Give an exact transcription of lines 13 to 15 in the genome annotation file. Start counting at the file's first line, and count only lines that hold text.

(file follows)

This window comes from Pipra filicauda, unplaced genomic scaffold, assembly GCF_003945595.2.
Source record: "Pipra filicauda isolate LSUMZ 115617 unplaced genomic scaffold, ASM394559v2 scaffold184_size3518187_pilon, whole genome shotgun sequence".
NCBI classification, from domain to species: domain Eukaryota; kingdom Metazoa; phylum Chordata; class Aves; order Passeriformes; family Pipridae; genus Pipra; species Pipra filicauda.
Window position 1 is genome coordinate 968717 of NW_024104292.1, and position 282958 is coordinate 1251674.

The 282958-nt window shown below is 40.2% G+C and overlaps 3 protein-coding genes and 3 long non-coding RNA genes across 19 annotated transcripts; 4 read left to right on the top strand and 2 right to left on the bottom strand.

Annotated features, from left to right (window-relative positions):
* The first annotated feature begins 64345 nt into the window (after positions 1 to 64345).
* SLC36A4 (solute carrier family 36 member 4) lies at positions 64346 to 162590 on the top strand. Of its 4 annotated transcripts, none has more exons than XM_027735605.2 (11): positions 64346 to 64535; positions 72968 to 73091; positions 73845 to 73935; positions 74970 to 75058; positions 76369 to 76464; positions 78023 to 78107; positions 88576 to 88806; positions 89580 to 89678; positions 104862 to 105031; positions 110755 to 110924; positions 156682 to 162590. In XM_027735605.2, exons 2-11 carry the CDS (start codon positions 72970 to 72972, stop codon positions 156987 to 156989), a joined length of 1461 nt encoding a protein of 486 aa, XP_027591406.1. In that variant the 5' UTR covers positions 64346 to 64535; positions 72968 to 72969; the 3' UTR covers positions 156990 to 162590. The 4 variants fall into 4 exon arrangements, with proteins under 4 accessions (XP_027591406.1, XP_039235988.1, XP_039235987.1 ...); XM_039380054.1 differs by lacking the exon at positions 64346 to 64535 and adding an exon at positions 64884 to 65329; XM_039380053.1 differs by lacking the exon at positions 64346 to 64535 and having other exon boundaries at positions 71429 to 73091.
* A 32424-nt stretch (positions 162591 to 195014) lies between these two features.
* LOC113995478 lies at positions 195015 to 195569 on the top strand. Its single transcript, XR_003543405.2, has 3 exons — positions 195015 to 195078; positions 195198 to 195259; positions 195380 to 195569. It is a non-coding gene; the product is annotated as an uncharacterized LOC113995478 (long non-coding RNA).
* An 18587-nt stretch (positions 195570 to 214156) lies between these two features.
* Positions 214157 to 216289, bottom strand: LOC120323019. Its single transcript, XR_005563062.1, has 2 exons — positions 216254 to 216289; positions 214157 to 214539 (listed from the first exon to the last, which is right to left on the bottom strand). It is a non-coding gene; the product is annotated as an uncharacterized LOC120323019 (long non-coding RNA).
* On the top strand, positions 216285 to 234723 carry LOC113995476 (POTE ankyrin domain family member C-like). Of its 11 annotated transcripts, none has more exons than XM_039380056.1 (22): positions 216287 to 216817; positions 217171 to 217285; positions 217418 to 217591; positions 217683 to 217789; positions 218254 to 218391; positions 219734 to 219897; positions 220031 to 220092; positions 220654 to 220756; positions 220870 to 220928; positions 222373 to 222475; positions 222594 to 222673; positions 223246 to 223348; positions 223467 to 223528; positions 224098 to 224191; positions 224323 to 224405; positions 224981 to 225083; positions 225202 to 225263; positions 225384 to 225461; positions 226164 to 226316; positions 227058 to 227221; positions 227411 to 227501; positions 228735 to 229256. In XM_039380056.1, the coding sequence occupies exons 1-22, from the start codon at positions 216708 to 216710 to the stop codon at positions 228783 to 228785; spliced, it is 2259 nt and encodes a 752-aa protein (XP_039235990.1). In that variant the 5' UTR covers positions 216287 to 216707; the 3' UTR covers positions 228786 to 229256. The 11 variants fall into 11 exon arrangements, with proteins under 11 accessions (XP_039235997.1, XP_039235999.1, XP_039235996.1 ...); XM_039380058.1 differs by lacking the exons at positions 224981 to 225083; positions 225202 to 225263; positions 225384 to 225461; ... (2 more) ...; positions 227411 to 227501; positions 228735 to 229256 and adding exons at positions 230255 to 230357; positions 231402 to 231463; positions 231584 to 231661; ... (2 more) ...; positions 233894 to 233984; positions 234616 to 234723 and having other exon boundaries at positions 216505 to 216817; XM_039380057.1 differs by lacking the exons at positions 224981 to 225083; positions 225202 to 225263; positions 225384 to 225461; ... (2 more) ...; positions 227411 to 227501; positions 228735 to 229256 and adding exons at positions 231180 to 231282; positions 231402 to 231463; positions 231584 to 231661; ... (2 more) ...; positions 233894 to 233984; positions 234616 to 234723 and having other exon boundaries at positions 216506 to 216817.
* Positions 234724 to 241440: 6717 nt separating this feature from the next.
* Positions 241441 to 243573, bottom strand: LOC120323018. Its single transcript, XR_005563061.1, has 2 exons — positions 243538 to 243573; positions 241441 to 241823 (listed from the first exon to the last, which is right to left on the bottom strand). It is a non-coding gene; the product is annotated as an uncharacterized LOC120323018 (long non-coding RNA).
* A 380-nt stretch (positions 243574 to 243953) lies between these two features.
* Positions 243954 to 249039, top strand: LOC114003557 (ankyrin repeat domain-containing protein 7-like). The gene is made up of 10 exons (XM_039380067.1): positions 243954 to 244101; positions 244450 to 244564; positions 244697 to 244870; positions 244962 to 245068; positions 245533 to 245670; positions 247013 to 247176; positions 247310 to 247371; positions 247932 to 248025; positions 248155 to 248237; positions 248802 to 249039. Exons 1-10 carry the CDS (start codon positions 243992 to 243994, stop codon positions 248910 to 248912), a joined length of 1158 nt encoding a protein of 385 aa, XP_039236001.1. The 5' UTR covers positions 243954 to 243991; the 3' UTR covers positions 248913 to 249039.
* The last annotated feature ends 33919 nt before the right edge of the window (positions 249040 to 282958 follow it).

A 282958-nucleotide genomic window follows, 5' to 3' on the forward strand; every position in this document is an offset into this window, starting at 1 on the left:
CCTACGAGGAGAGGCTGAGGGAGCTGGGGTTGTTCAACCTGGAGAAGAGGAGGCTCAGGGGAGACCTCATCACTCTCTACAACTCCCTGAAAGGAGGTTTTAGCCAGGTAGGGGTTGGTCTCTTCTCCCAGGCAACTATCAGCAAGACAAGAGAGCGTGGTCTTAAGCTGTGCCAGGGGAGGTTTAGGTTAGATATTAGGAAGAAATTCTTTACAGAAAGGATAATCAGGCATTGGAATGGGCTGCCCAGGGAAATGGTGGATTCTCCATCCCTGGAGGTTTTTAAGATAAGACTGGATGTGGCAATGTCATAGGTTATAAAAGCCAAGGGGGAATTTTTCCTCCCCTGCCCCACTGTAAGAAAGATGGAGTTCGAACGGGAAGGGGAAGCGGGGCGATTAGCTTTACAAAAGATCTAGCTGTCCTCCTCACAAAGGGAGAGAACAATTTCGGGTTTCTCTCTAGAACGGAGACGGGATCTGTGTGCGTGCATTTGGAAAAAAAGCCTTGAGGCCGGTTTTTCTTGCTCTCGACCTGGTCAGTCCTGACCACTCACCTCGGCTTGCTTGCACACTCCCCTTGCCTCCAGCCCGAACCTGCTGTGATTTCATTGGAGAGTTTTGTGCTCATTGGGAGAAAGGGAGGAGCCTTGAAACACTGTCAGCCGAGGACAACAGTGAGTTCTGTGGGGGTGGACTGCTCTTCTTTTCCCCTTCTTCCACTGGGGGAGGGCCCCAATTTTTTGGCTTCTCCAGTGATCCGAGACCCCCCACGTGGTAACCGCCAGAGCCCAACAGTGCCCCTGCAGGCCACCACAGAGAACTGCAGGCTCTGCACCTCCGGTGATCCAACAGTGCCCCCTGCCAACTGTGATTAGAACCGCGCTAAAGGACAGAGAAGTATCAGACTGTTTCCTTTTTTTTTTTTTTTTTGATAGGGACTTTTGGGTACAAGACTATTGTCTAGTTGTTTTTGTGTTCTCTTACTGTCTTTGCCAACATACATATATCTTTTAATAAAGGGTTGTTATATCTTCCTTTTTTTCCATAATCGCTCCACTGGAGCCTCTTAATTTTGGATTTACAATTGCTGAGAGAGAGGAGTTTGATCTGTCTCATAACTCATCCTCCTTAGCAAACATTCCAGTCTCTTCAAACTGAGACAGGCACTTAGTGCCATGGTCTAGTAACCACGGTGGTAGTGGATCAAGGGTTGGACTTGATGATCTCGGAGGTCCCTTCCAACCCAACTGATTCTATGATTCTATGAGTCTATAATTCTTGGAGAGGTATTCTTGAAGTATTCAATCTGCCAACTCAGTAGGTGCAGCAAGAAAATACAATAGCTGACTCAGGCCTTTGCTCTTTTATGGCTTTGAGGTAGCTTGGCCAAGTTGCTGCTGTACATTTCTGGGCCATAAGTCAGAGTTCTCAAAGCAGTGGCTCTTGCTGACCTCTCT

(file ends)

* On the top strand, positions 216285 to 234723 carry LOC113995476 (POTE ankyrin domain family member C-like). Of its 11 annotated transcripts, none has more exons than XM_039380056.1 (22): positions 216287 to 216817; positions 217171 to 217285; positions 217418 to 217591; positions 217683 to 217789; positions 218254 to 218391; positions 219734 to 219897; positions 220031 to 220092; positions 220654 to 220756; positions 220870 to 220928; positions 222373 to 222475; positions 222594 to 222673; positions 223246 to 223348; positions 223467 to 223528; positions 224098 to 224191; positions 224323 to 224405; positions 224981 to 225083; positions 225202 to 225263; positions 225384 to 225461; positions 226164 to 226316; positions 227058 to 227221; positions 227411 to 227501; positions 228735 to 229256. In XM_039380056.1, the coding sequence occupies exons 1-22, from the start codon at positions 216708 to 216710 to the stop codon at positions 228783 to 228785; spliced, it is 2259 nt and encodes a 752-aa protein (XP_039235990.1). In that variant the 5' UTR covers positions 216287 to 216707; the 3' UTR covers positions 228786 to 229256. The 11 variants fall into 11 exon arrangements, with proteins under 11 accessions (XP_039235997.1, XP_039235999.1, XP_039235996.1 ...); XM_039380058.1 differs by lacking the exons at positions 224981 to 225083; positions 225202 to 225263; positions 225384 to 225461; ... (2 more) ...; positions 227411 to 227501; positions 228735 to 229256 and adding exons at positions 230255 to 230357; positions 231402 to 231463; positions 231584 to 231661; ... (2 more) ...; positions 233894 to 233984; positions 234616 to 234723 and having other exon boundaries at positions 216505 to 216817; XM_039380057.1 differs by lacking the exons at positions 224981 to 225083; positions 225202 to 225263; positions 225384 to 225461; ... (2 more) ...; positions 227411 to 227501; positions 228735 to 229256 and adding exons at positions 231180 to 231282; positions 231402 to 231463; positions 231584 to 231661; ... (2 more) ...; positions 233894 to 233984; positions 234616 to 234723 and having other exon boundaries at positions 216506 to 216817.
* Positions 234724 to 241440: 6717 nt separating this feature from the next.
* Positions 241441 to 243573, bottom strand: LOC120323018. Its single transcript, XR_005563061.1, has 2 exons — positions 243538 to 243573; positions 241441 to 241823 (listed from the first exon to the last, which is right to left on the bottom strand). It is a non-coding gene; the product is annotated as an uncharacterized LOC120323018 (long non-coding RNA).